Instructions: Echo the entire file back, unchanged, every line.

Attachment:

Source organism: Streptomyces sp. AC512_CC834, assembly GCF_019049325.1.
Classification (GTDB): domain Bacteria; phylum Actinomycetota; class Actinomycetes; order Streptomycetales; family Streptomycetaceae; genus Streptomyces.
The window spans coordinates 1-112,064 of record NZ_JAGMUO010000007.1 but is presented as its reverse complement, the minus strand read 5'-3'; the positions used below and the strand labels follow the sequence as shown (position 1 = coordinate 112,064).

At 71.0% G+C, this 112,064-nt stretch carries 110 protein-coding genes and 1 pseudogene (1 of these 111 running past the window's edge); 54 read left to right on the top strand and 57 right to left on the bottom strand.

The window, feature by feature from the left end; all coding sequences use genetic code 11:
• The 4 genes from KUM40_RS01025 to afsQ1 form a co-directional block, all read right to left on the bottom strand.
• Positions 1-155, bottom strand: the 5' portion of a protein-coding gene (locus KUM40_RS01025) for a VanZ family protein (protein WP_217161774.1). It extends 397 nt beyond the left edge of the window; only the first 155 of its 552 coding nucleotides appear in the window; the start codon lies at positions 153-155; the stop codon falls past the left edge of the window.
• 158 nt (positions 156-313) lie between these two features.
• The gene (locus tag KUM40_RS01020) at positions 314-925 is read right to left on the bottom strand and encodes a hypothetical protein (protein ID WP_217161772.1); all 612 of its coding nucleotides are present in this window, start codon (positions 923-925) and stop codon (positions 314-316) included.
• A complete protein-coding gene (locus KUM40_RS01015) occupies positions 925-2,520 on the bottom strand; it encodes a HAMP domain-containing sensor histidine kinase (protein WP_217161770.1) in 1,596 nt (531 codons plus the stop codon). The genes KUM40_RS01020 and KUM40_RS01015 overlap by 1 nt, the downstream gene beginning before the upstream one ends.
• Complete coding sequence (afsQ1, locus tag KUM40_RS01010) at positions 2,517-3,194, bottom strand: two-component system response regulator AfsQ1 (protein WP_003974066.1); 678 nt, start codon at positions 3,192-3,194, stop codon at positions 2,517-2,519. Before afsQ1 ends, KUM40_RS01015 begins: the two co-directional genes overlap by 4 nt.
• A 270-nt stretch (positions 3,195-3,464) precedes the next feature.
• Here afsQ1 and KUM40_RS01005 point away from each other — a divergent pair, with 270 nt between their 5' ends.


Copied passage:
Source organism: Streptomyces sp. AC512_CC834, assembly GCF_019049325.1.
Classification (GTDB): domain Bacteria; phylum Actinomycetota; class Actinomycetes; order Streptomycetales; family Streptomycetaceae; genus Streptomyces.
The window spans coordinates 1-112,064 of record NZ_JAGMUO010000007.1 but is presented as its reverse complement, the minus strand read 5'-3'; the positions used below and the strand labels follow the sequence as shown (position 1 = coordinate 112,064).

At 71.0% G+C, this 112,064-nt stretch carries 110 protein-coding genes and 1 pseudogene (1 of these 111 running past the window's edge); 54 read left to right on the top strand and 57 right to left on the bottom strand.

The window, feature by feature from the left end; all coding sequences use genetic code 11:
• The 4 genes from KUM40_RS01025 to afsQ1 form a co-directional block, all read right to left on the bottom strand.
• Positions 1-155, bottom strand: the 5' portion of a protein-coding gene (locus KUM40_RS01025) for a VanZ family protein (protein WP_217161774.1). It extends 397 nt beyond the left edge of the window; only the first 155 of its 552 coding nucleotides appear in the window; the start codon lies at positions 153-155; the stop codon falls past the left edge of the window.
• 158 nt (positions 156-313) lie between these two features.
• The gene (locus tag KUM40_RS01020) at positions 314-925 is read right to left on the bottom strand and encodes a hypothetical protein (protein ID WP_217161772.1); all 612 of its coding nucleotides are present in this window, start codon (positions 923-925) and stop codon (positions 314-316) included.
• A complete protein-coding gene (locus KUM40_RS01015) occupies positions 925-2,520 on the bottom strand; it encodes a HAMP domain-containing sensor histidine kinase (protein WP_217161770.1) in 1,596 nt (531 codons plus the stop codon). The genes KUM40_RS01020 and KUM40_RS01015 overlap by 1 nt, the downstream gene beginning before the upstream one ends.
• Complete coding sequence (afsQ1, locus tag KUM40_RS01010) at positions 2,517-3,194, bottom strand: two-component system response regulator AfsQ1 (protein WP_003974066.1); 678 nt, start codon at positions 3,192-3,194, stop codon at positions 2,517-2,519. Before afsQ1 ends, KUM40_RS01015 begins: the two co-directional genes overlap by 4 nt.
• A 270-nt stretch (positions 3,195-3,464) precedes the next feature.
• Here afsQ1 and KUM40_RS01005 point away from each other — a divergent pair, with 270 nt between their 5' ends.